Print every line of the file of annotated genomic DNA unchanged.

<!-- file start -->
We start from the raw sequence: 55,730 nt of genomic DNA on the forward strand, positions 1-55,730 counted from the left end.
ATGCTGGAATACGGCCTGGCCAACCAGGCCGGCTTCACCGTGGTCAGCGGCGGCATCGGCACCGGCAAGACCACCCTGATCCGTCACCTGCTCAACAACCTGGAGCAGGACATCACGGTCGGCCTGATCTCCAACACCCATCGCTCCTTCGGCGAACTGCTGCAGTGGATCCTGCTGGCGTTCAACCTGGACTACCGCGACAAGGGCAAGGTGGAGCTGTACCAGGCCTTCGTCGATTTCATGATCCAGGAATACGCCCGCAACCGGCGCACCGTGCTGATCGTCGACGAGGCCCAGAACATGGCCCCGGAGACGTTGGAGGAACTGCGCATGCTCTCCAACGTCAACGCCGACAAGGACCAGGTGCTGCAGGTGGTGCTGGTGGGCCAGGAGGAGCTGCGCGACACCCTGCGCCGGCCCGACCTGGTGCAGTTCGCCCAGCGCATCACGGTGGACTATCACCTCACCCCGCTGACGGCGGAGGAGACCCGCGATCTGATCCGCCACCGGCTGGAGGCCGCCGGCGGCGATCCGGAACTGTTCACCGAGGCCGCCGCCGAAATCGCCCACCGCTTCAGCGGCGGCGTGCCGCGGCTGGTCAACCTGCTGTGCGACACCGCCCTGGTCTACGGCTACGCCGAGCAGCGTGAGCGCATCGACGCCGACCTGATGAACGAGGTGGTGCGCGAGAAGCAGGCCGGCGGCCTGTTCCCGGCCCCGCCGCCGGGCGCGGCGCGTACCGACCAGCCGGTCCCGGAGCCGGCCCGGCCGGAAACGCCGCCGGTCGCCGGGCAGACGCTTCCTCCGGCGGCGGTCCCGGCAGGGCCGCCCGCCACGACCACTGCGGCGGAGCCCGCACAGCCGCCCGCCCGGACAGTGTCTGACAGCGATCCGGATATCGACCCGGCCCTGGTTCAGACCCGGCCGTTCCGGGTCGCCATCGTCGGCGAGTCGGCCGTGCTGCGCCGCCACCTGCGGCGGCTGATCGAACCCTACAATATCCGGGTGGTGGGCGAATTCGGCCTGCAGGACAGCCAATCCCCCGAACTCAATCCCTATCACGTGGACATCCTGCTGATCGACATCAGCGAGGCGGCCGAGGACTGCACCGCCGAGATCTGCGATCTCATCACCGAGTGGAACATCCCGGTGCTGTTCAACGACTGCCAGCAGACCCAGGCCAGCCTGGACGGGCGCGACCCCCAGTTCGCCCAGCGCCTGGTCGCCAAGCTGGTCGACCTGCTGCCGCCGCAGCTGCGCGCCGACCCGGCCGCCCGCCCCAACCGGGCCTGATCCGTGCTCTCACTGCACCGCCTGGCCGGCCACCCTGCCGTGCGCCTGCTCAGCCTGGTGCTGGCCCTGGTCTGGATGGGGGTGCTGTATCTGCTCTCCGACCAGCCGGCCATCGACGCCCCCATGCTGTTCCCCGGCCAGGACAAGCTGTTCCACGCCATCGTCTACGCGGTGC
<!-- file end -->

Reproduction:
We start from the raw sequence: 55,730 nt of genomic DNA on the forward strand, positions 1-55,730 counted from the left end.
ATGCTGGAATACGGCCTGGCCAACCAGGCCGGCTTCACCGTGGTCAGCGGCGGCATCGGCACCGGCAAGACCACCCTGATCCGTCACCTGCTCAACAACCTGGAGCAGGACATCACGGTCGGCCTGATCTCCAACACCCATCGCTCCTTCGGCGAACTGCTGCAGTGGATCCTGCTGGCGTTCAACCTGGACTACCGCGACAAGGGCAAGGTGGAGCTGTACCAGGCCTTCGTCGATTTCATGATCCAGGAATACGCCCGCAACCGGCGCACCGTGCTGATCGTCGACGAGGCCCAGAACATGGCCCCGGAGACGTTGGAGGAACTGCGCATGCTCTCCAACGTCAACGCCGACAAGGACCAGGTGCTGCAGGTGGTGCTGGTGGGCCAGGAGGAGCTGCGCGACACCCTGCGCCGGCCCGACCTGGTGCAGTTCGCCCAGCGCATCACGGTGGACTATCACCTCACCCCGCTGACGGCGGAGGAGACCCGCGATCTGATCCGCCACCGGCTGGAGGCCGCCGGCGGCGATCCGGAACTGTTCACCGAGGCCGCCGCCGAAATCGCCCACCGCTTCAGCGGCGGCGTGCCGCGGCTGGTCAACCTGCTGTGCGACACCGCCCTGGTCTACGGCTACGCCGAGCAGCGTGAGCGCATCGACGCCGACCTGATGAACGAGGTGGTGCGCGAGAAGCAGGCCGGCGGCCTGTTCCCGGCCCCGCCGCCGGGCGCGGCGCGTACCGACCAGCCGGTCCCGGAGCCGGCCCGGCCGGAAACGCCGCCGGTCGCCGGGCAGACGCTTCCTCCGGCGGCGGTCCCGGCAGGGCCGCCCGCCACGACCACTGCGGCGGAGCCCGCACAGCCGCCCGCCCGGACAGTGTCTGACAGCGATCCGGATATCGACCCGGCCCTGGTTCAGACCCGGCCGTTCCGGGTCGCCATCGTCGGCGAGTCGGCCGTGCTGCGCCGCCACCTGCGGCGGCTGATCGAACCCTACAATATCCGGGTGGTGGGCGAATTCGGCCTGCAGGACAGCCAATCCCCCGAACTCAATCCCTATCACGTGGACATCCTGCTGATCGACATCAGCGAGGCGGCCGAGGACTGCACCGCCGAGATCTGCGATCTCATCACCGAGTGGAACATCCCGGTGCTGTTCAACGACTGCCAGCAGACCCAGGCCAGCCTGGACGGGCGCGACCCCCAGTTCGCCCAGCGCCTGGTCGCCAAGCTGGTCGACCTGCTGCCGCCGCAGCTGCGCGCCGACCCGGCCGCCCGCCCCAACCGGGCCTGATCCGTGCTCTCACTGCACCGCCTGGCCGGCCACCCTGCCGTGCGCCTGCTCAGCCTGGTGCTGGCCCTGGTCTGGATGGGGGTGCTGTATCTGCTCTCCGACCAGCCGGCCATCGACGCCCCCATGCTGTTCCCCGGCCAGGACAAGCTGTTCCACGCCATCGTCTACGCGGTGC